Wednesday, January 23, 2008

Plastic bags

If you're like most people, you deal with a bunch of them: grocery bags, bread sacks, bags the newspaper comes in when it's wet out and so on. Most of us don't throw them out. Some return them to be recycled and some recycle them right at home. I used to have pages full of ways to save them on the About site. There really are that many ways to use them.

Basically, though, there are only a handful of reuses: As waterproof containers, as raw material for crafts, as protective covering and as utilitarian material.


Waterproof containers can carry wet clothing or keep items dry in wet weather.

Raw material for crafts include cutting strips and braiding into door or shower mats, knitting or crocheting into any number of useful and beautiful items.

As protective coverings, slit a bread sack down one side and put it over a bowl bound for the refrigerator. Twist the end and slip it under the bowl for an air tight cover. Or tie grocery sacks around your knees before kneeling on wet or muddy ground (to change a tire or garden).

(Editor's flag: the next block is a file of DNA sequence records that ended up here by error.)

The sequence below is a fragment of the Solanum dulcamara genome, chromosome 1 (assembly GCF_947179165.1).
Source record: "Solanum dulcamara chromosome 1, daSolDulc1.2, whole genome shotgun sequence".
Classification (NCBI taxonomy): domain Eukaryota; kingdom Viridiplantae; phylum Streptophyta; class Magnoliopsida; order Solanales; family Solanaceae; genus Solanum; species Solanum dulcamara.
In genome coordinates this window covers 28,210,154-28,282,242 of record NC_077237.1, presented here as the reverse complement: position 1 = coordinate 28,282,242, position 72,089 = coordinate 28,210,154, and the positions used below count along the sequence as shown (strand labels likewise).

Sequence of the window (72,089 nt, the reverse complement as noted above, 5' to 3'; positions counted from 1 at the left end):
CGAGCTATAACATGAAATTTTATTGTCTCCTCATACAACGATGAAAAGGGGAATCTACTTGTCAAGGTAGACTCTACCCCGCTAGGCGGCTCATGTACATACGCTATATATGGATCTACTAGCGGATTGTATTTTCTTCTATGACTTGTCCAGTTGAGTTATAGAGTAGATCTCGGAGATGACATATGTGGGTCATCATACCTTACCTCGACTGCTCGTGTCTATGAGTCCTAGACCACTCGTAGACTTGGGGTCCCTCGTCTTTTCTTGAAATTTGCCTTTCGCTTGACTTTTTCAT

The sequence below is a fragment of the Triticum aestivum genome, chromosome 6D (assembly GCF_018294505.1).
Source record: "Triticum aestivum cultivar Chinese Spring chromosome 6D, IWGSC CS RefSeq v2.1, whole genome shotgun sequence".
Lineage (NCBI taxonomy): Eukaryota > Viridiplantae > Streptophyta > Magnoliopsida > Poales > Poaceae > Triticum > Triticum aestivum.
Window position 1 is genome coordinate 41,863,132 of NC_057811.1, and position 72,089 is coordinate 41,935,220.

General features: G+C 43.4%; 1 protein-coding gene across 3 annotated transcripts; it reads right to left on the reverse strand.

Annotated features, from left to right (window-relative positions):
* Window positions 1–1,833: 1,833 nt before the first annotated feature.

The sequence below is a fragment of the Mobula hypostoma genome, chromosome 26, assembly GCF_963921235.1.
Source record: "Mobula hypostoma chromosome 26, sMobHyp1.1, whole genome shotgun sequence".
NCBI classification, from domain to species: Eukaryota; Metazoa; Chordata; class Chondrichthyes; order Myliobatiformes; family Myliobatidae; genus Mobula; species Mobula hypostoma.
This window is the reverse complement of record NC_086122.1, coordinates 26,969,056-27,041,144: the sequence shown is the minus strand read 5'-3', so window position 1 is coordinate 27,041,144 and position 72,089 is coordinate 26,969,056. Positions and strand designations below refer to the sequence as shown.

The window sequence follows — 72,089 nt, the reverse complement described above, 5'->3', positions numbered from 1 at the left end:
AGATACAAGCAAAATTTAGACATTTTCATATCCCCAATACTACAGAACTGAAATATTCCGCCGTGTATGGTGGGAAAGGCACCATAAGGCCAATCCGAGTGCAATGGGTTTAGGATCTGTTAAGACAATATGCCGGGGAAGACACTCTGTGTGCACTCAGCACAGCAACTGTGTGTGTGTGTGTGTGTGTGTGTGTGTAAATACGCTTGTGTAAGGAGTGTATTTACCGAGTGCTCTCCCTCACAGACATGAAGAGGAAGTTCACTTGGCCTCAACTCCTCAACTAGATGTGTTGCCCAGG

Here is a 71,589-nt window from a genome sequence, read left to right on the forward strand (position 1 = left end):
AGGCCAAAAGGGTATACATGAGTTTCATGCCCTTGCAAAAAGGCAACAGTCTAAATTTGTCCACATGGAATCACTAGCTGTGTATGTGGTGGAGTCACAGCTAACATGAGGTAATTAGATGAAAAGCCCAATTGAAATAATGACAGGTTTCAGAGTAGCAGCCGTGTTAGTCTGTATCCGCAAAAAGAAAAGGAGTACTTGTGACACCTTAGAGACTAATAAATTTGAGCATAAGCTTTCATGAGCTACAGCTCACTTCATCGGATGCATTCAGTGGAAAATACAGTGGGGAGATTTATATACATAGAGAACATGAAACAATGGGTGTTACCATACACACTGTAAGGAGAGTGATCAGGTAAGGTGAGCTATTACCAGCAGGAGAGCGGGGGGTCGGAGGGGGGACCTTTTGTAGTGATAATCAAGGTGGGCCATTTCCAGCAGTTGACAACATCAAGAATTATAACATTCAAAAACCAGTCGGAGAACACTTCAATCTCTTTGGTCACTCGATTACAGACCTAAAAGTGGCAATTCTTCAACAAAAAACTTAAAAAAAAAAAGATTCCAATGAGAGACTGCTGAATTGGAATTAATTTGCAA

Make a utility rope from plastic bags by fastening them together like rubber bands, slipping the bag only part way through the hole made by the handles of another bag, then pulling tight. The strength is amazing.

That's hardly the tip of the iceberg, but I hardly ever have any to dispose of.


  1. It's so true. Having some kind of containment vessel was almost as important to civilization's development as fire. I actually need these "free" bags I have so many things I do with them. From changing the cat litter, trash liners, and other messy jobs. I've never made a rug though.:) Great post as always!

  2. I don't understand why anyone would throw them away when they're so useful. :) Thank you.